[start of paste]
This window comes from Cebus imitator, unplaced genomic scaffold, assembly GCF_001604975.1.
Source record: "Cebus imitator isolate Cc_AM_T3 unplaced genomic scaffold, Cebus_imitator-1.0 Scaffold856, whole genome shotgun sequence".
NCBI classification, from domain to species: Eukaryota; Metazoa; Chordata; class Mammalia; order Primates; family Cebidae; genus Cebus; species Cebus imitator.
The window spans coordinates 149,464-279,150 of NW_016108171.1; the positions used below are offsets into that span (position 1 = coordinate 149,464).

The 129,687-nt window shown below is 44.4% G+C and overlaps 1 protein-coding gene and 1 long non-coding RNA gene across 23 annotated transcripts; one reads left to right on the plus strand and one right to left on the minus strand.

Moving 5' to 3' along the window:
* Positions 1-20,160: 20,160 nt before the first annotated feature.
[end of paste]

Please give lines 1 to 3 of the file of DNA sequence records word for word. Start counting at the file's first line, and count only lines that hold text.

This window comes from Cebus imitator, unplaced genomic scaffold, assembly GCF_001604975.1.
Source record: "Cebus imitator isolate Cc_AM_T3 unplaced genomic scaffold, Cebus_imitator-1.0 Scaffold856, whole genome shotgun sequence".
NCBI classification, from domain to species: Eukaryota; Metazoa; Chordata; class Mammalia; order Primates; family Cebidae; genus Cebus; species Cebus imitator.